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On Categorising Teen Novels, by Elizabeth Wein

When I went to university, I got a library card for the local library –  not the university library but the public library, because ever since I’d been able to read I got my books out of the public library.  The year was 1982, and the town was New Haven, Connecticut.  I walked into the children’s book section and couldn’t find half my favourite books.

It took me a while to discover that they were there but in a separate section of their own, labelled Teen Fiction, Books for Teens, Teen Reading, Teen Titles or something similar – something that separated these books from both adult books and children’s books.

Now, don’t get me wrong.  The New Haven Public Library had fantastic children’s and teen sections in 1982.  In my memory these two sections took up the entire basement.  They had the entire collection of Arthur Ransome’s Swallows and Amazons series (about twelve or thirteen volumes). I’d never realized there was more than one.  They had all Alan Garner’s books, which I used to use as a measure of quality in any library. He wasn’t very well known in the United States but he’d been my favourite author for many years because I’d started school in the part of England that is the setting for most of his books.

This was the first time I’d ever encountered the ‘teen’ books being separated from the ‘children’s’ books and I didn’t like it.  Alan Garner’s books were split up.  Half of them were in the children’s section and half were in the teen section.

You know what?  I STILL DON’T LIKE IT.  I think that organising books by their intended age is ghettoization.  It leads to further micro-classification that I just flat-out object to.  In the local library in the city where I live now, two of my favourite authors, K.M. Peyton and Robert Westall, have their books split not just across two sections but across separate shelves labelled Horse Stories, Times Past, War, Supernatural, Family, and probably something else I’ve forgotten.  When I first read Peyton’s books, I read them all because I found them next to each other on the same shelf.  I’d never have gone looking for horse stories.  I read them and I loved them because I loved that particular author.  I think that breaking up books into this many categories creates narrow-minded readers.  There is no incentive for the lover of ‘humour’ ever to look anywhere else for reading material than the limited ‘humour’ shelf.  There is some very funny science fiction out there but they’ll never discover it.

My own fiction is split up in my local library because Young Adult is now its own section.  I have a series that is split in my local library: the first book is in Times Past and the next two are in Young Adult.  I get that we are trying to encourage readers to explore their tastes, I get that we are trying to encourage teens not to feel that they’re reading below their level.  I still think it is idiotic to split a series across two different library sections.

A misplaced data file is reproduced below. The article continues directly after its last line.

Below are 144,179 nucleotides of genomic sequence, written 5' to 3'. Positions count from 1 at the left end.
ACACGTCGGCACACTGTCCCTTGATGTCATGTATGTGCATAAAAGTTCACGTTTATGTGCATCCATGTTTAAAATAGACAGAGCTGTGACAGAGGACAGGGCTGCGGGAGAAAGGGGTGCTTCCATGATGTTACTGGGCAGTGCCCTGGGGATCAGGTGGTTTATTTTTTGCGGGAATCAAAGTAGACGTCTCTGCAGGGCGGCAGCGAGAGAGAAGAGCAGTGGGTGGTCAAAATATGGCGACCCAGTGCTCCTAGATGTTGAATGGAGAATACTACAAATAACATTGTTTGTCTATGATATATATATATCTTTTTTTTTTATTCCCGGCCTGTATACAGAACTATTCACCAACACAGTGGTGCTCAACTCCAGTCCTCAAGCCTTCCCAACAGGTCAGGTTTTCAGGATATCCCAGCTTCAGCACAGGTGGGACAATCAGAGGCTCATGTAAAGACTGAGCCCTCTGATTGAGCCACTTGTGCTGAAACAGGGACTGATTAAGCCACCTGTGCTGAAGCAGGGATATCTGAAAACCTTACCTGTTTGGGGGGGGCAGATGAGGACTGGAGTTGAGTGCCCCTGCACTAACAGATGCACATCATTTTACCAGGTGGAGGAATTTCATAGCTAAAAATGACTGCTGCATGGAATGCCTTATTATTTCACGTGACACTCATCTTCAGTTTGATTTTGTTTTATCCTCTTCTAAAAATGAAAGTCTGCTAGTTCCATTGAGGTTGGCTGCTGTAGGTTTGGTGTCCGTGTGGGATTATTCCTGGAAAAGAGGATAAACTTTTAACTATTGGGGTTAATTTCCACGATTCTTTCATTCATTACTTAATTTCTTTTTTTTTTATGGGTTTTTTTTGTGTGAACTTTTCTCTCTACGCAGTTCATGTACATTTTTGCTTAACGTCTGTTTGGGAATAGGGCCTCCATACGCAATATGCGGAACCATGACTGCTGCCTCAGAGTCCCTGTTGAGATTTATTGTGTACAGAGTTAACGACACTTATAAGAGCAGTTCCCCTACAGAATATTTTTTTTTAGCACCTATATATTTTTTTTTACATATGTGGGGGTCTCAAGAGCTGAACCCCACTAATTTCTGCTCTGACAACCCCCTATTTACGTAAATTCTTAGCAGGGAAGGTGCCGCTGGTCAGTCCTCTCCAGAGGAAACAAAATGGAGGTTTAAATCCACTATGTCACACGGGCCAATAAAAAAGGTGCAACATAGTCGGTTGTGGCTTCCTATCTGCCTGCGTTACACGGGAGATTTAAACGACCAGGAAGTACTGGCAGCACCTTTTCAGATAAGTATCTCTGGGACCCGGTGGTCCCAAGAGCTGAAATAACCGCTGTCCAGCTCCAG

So. Teen fiction?  Young adult fiction?  Some books are more difficult than others. Some books are better than others.  Pioneering readers shouldn’t limit themselves to one narrow category.  The same goes for a writer.

***Write with New York Times bestselling novelist Elizabeth Wein in Hobart, Australia in November 2014

Elizabeth Wein’s author website: www.elizabethwein.com

Elizabeth Wein’s bio page

***

United States (and beyond)

    

United Kingdom (and beyond)

    

Australia (and beyond)

Code Name VerityA Coalition of LionsThe Empty Kingdom     I Rode a Horse of Milk White JadeMy Brother's ShadowWhere the Broken Heart Still Beats: The Story of Cynthia Ann Parker

Writing Teen Novels
www.writingteennovels.com

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3 Comments Post a comment
  1. I thought about this issue when my old school friend opened a bookstore, Main Point Books, in Bryn Mawr. As teens we read a lot of adult literary fiction as well as the likes of Judy Blume. I encouraged her to put the YA section adjacent to adult fiction (and apart from children’s books) to enable both adults and teens to crossover. When I was helping out in her store, I noticed that there was a lot of crossover browsing. Teens also prefer not to be lumped with little kids. Some books, like The Giver, could be either YA or MG so those got shelved in duplicate in YA and in children’s. I do see the argument in separating out age appropriate books for young children. It would be silly, though, to divide any series into 2 sections!

    November 15, 2013
    • I was chatting with a librarian on twitter who said they divide the Harry Potter series over two sections in her library, splitting it at around books 3 and 4. So not even the triumph of global success stops it happening.

      I should have maybe thought about the difference between age divisions and genre divisions when I wrote this… but I actually think the urge to subdivide, for whatever reason, is connected. I mean, the Dewey Decimal system is essentially subdivision.

      November 17, 2013

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